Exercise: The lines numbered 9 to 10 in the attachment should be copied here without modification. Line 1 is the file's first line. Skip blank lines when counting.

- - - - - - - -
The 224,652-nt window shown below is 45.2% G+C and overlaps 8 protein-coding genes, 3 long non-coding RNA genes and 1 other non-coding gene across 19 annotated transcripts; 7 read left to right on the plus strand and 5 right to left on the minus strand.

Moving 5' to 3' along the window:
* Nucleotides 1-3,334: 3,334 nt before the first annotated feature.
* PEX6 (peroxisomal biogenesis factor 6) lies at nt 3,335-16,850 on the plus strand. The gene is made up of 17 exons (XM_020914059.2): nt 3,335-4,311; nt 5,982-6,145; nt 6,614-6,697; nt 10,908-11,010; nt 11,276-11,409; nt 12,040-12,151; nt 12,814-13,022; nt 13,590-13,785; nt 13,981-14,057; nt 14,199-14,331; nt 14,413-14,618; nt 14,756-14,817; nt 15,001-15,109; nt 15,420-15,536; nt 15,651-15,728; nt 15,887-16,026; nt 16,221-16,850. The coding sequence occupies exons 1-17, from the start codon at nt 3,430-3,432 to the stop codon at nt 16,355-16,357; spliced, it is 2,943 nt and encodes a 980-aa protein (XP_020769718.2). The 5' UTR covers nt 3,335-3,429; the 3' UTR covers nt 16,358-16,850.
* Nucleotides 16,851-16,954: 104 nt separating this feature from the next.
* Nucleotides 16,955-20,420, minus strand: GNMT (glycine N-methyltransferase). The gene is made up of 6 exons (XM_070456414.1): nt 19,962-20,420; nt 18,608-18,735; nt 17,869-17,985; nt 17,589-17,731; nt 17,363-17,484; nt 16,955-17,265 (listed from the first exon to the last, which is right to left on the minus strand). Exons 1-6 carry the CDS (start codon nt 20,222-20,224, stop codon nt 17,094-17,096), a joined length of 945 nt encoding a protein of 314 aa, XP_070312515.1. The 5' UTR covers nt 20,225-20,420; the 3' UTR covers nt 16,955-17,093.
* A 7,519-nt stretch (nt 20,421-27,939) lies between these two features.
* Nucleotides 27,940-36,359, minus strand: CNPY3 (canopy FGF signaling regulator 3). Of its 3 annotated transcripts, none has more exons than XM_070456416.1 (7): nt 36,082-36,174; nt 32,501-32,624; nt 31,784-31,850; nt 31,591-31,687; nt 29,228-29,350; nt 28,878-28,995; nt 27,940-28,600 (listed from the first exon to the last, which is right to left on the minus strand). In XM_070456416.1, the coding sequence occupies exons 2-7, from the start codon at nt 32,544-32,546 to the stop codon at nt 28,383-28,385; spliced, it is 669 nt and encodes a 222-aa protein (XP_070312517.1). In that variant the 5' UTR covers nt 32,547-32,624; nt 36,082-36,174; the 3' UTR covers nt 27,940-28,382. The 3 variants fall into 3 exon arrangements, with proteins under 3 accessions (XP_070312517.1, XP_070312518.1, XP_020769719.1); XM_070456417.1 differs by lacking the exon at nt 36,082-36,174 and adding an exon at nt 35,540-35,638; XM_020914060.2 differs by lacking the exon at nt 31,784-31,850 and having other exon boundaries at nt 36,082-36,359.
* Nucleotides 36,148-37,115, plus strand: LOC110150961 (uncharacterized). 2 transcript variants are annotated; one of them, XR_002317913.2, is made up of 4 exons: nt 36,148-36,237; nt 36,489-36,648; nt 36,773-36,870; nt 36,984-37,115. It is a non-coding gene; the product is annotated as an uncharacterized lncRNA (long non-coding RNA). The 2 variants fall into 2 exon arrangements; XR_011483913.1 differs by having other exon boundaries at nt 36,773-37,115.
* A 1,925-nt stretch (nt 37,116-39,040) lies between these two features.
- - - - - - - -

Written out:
* Nucleotides 36,148-37,115, plus strand: LOC110150961 (uncharacterized). 2 transcript variants are annotated; one of them, XR_002317913.2, is made up of 4 exons: nt 36,148-36,237; nt 36,489-36,648; nt 36,773-36,870; nt 36,984-37,115. It is a non-coding gene; the product is annotated as an uncharacterized lncRNA (long non-coding RNA). The 2 variants fall into 2 exon arrangements; XR_011483913.1 differs by having other exon boundaries at nt 36,773-37,115.
* A 1,925-nt stretch (nt 37,116-39,040) lies between these two features.